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Yakindu_CREATE_300px Information: YAKINDU Statechart Tools Is Now itemis CREATE

These capabilities can be very useful to speed up your development process. For example, imagine an embedded system requiring the following functionalities: Sensor data must be read, and actuators must be controlled with a high accuracy. Measurement data must be gathered, stored, analyzed and transmitted. Additionally, the microcontroller needs to communicate with peripheral hardware or other systems over I2C, SPI, or UART. And while executing all these tasks, power consumption must be as low as possible. All requirements should be managed and scheduled.

Using interrupts in SCT µConnect

Our first goal is to generically support interrupts, e.g. timer, ADC, WDT, external events, communication, SW timer, and so on. We are working on a robust software architecture that handles interrupt and exception handling generically, in order to create a higher software abstraction level. This will enable handling different microcontrollers all in the same way, and it will accelerate your development process, especially if you are doing rapid prototyping. Switching the target platform is still easily possible.

In the end, we want to support your platform’s features directly in YSCT.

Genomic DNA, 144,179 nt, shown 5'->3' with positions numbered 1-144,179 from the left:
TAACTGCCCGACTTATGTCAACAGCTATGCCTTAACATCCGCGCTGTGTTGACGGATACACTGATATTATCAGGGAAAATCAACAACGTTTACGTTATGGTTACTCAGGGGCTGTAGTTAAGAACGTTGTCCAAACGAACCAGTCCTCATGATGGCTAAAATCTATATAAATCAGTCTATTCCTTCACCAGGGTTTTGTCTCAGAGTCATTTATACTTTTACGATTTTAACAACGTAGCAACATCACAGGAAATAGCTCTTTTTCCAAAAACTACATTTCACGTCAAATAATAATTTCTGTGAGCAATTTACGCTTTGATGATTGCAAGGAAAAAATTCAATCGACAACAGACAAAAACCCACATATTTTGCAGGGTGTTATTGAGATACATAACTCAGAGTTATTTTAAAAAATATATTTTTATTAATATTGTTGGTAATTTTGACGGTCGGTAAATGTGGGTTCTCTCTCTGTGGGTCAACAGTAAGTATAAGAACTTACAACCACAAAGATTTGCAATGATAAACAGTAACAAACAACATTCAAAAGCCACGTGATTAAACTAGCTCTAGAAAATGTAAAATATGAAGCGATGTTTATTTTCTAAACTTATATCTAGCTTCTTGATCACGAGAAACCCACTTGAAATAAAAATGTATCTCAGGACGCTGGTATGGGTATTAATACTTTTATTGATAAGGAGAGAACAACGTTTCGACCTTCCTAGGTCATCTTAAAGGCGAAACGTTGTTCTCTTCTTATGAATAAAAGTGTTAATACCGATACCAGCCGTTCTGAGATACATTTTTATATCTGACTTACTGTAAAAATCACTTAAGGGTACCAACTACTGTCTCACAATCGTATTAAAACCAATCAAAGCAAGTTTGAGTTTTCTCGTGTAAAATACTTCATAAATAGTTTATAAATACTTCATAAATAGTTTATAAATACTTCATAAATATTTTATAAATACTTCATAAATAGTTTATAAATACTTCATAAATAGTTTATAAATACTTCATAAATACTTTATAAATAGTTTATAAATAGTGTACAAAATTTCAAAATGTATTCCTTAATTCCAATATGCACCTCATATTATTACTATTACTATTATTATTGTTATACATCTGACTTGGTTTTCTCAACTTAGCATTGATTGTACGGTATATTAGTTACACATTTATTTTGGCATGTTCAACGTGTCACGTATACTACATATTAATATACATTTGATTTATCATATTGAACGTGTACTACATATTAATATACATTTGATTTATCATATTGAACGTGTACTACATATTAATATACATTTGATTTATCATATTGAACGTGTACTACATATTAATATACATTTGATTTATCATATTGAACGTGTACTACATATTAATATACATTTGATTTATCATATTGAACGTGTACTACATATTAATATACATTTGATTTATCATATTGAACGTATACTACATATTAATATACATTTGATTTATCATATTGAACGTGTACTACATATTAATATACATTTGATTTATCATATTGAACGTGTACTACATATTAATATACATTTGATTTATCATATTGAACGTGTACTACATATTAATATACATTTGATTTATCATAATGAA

For a first prototype, we’ve started with these four microcontrollers:

  • ATMega328p (Arduino Uno)
  • ATMega2560 (Arduino Mega)
  • MSP430G2553 (one of TI’s Launchpads)
  • STM32F407VG (STM32F4 Discovery Board)

As mentioned before, we want to react to interrupts directly within the code generated by YAKINDU Statechart Tools (now itemis CREATE). Our goal is that, whenever an interrupt occurs, it immediately causes an appropriate input event to be raised in the state machine. In order to achieve that, we need to combine interrupts with a statechart’s input event. In the end we will have a generated interface that can be used for handling interrupts in the generated code.

We’ve started supporting the following interrupts:

  • WDT
  • Timer
  • External Interrupts
  • ADC

Current state of development

You can define your target platform by using annotations. I’ll be showing below this by the example of Arduino UNO. Within a statechart’s definition section, it is possible to annotate an input event with an interrupt vector. If one of these interrupts occurs, the input event will automatically be raised. Annotated input event can still be used as usual in the statechart.